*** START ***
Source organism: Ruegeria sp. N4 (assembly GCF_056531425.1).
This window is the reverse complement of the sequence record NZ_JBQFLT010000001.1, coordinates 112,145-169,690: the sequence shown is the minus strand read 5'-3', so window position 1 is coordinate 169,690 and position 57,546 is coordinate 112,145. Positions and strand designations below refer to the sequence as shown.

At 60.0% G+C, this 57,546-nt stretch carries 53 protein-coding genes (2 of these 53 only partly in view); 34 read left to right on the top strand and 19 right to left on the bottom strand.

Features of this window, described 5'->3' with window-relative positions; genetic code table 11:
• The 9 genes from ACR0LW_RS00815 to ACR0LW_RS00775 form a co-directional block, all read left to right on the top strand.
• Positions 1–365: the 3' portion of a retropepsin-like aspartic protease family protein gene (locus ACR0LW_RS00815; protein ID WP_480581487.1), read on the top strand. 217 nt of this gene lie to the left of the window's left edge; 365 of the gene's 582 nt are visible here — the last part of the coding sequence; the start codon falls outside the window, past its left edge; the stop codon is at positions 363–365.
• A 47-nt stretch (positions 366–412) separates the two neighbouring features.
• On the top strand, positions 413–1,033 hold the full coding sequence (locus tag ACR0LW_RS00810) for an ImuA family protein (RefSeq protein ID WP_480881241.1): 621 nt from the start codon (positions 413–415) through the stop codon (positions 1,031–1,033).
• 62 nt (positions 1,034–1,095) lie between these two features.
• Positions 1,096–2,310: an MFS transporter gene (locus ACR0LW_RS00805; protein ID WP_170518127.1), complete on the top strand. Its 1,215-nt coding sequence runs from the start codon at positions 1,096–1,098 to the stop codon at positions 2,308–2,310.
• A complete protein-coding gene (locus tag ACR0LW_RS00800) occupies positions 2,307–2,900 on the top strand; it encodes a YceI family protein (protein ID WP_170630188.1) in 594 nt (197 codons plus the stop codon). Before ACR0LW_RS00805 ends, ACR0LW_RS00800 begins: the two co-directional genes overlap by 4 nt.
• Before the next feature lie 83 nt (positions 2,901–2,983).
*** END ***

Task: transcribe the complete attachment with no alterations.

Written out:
Source organism: Ruegeria sp. N4 (assembly GCF_056531425.1).
This window is the reverse complement of the sequence record NZ_JBQFLT010000001.1, coordinates 112,145-169,690: the sequence shown is the minus strand read 5'-3', so window position 1 is coordinate 169,690 and position 57,546 is coordinate 112,145. Positions and strand designations below refer to the sequence as shown.

At 60.0% G+C, this 57,546-nt stretch carries 53 protein-coding genes (2 of these 53 only partly in view); 34 read left to right on the top strand and 19 right to left on the bottom strand.

Features of this window, described 5'->3' with window-relative positions; genetic code table 11:
• The 9 genes from ACR0LW_RS00815 to ACR0LW_RS00775 form a co-directional block, all read left to right on the top strand.
• Positions 1–365: the 3' portion of a retropepsin-like aspartic protease family protein gene (locus ACR0LW_RS00815; protein ID WP_480581487.1), read on the top strand. 217 nt of this gene lie to the left of the window's left edge; 365 of the gene's 582 nt are visible here — the last part of the coding sequence; the start codon falls outside the window, past its left edge; the stop codon is at positions 363–365.
• A 47-nt stretch (positions 366–412) separates the two neighbouring features.
• On the top strand, positions 413–1,033 hold the full coding sequence (locus tag ACR0LW_RS00810) for an ImuA family protein (RefSeq protein ID WP_480881241.1): 621 nt from the start codon (positions 413–415) through the stop codon (positions 1,031–1,033).
• 62 nt (positions 1,034–1,095) lie between these two features.
• Positions 1,096–2,310: an MFS transporter gene (locus ACR0LW_RS00805; protein ID WP_170518127.1), complete on the top strand. Its 1,215-nt coding sequence runs from the start codon at positions 1,096–1,098 to the stop codon at positions 2,308–2,310.
• A complete protein-coding gene (locus tag ACR0LW_RS00800) occupies positions 2,307–2,900 on the top strand; it encodes a YceI family protein (protein ID WP_170630188.1) in 594 nt (197 codons plus the stop codon). Before ACR0LW_RS00805 ends, ACR0LW_RS00800 begins: the two co-directional genes overlap by 4 nt.
• Before the next feature lie 83 nt (positions 2,901–2,983).